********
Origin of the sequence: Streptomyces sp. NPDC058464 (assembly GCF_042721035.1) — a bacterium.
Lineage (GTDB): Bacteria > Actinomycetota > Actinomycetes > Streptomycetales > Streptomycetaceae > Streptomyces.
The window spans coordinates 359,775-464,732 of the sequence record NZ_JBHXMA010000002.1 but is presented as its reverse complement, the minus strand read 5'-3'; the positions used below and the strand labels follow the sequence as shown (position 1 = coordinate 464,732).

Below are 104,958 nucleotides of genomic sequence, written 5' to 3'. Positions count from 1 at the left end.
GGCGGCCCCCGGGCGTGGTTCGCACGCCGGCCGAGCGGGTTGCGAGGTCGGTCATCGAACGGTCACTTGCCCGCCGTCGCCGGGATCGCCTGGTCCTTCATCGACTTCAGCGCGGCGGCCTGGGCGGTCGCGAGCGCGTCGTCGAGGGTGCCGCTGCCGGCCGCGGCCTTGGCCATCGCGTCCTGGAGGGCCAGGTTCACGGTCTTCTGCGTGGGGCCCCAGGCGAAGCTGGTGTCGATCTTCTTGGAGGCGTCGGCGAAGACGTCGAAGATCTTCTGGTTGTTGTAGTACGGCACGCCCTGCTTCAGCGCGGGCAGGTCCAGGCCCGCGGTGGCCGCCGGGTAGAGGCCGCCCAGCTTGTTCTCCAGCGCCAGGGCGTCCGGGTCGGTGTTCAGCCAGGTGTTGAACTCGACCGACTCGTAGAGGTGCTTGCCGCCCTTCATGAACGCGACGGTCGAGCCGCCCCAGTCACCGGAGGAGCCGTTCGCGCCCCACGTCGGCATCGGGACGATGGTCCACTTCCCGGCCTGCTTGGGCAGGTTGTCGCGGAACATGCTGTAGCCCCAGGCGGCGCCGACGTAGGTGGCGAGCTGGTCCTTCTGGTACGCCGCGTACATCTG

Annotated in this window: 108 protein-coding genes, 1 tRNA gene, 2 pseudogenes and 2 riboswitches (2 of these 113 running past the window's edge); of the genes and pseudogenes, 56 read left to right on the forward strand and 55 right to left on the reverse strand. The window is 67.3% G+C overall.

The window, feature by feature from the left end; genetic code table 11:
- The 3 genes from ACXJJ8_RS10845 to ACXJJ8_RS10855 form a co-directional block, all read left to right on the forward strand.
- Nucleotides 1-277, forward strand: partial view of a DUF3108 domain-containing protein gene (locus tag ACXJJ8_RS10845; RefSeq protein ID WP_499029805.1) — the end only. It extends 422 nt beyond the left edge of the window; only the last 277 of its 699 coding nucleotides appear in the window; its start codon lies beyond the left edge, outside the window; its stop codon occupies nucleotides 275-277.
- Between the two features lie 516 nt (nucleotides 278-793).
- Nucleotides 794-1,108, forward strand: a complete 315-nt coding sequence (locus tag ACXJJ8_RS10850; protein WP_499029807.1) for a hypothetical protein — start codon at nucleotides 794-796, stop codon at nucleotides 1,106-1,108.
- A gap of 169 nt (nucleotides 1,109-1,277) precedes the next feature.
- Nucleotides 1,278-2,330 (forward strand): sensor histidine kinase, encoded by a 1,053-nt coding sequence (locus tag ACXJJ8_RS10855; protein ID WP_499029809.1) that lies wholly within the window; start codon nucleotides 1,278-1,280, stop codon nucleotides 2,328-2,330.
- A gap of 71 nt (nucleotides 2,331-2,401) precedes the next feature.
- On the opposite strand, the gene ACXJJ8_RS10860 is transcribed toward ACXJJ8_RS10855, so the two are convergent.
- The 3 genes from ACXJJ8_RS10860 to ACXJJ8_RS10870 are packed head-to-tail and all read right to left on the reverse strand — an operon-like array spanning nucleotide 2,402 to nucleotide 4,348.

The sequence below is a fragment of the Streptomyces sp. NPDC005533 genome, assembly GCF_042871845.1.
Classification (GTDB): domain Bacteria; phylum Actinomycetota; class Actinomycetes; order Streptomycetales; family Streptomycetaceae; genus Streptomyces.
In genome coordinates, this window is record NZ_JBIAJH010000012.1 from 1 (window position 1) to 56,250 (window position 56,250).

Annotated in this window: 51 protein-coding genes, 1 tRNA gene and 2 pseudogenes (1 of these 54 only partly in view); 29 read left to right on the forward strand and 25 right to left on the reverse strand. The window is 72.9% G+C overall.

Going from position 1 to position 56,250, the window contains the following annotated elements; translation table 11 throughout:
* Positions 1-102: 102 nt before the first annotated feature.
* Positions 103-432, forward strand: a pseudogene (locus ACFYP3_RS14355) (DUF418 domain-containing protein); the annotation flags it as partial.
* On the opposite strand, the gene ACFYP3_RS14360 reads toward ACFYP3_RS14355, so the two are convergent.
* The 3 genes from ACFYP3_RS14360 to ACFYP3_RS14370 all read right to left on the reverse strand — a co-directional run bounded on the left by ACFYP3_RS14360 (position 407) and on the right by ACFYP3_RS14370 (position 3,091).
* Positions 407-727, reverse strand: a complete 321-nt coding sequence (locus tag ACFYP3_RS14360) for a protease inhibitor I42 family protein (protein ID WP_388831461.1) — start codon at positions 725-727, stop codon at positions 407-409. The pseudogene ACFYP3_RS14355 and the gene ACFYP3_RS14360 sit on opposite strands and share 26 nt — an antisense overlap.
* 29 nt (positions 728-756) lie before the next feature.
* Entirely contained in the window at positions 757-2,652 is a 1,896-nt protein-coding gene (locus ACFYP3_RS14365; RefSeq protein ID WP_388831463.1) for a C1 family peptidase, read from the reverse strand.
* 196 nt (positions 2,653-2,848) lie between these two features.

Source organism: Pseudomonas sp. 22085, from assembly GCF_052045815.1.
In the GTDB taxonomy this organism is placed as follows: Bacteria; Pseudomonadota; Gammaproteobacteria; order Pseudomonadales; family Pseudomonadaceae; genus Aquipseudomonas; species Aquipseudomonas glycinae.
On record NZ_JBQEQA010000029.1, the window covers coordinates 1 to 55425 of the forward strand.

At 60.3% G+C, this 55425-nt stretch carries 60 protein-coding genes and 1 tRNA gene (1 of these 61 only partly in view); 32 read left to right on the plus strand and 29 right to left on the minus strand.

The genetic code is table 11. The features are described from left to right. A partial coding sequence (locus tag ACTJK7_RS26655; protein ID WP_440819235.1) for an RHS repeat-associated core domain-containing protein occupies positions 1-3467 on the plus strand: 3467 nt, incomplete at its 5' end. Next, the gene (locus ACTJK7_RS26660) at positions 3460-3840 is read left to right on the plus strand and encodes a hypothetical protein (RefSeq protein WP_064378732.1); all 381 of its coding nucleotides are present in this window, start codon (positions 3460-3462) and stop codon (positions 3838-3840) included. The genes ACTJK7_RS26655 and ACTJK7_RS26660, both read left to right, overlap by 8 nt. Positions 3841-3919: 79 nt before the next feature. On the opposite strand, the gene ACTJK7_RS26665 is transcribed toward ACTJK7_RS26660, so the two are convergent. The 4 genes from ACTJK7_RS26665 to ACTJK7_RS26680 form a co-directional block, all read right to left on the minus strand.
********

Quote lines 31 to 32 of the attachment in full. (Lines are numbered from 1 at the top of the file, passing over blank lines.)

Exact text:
In the GTDB taxonomy this organism is placed as follows: Bacteria; Pseudomonadota; Gammaproteobacteria; order Pseudomonadales; family Pseudomonadaceae; genus Aquipseudomonas; species Aquipseudomonas glycinae.
On record NZ_JBQEQA010000029.1, the window covers coordinates 1 to 55425 of the forward strand.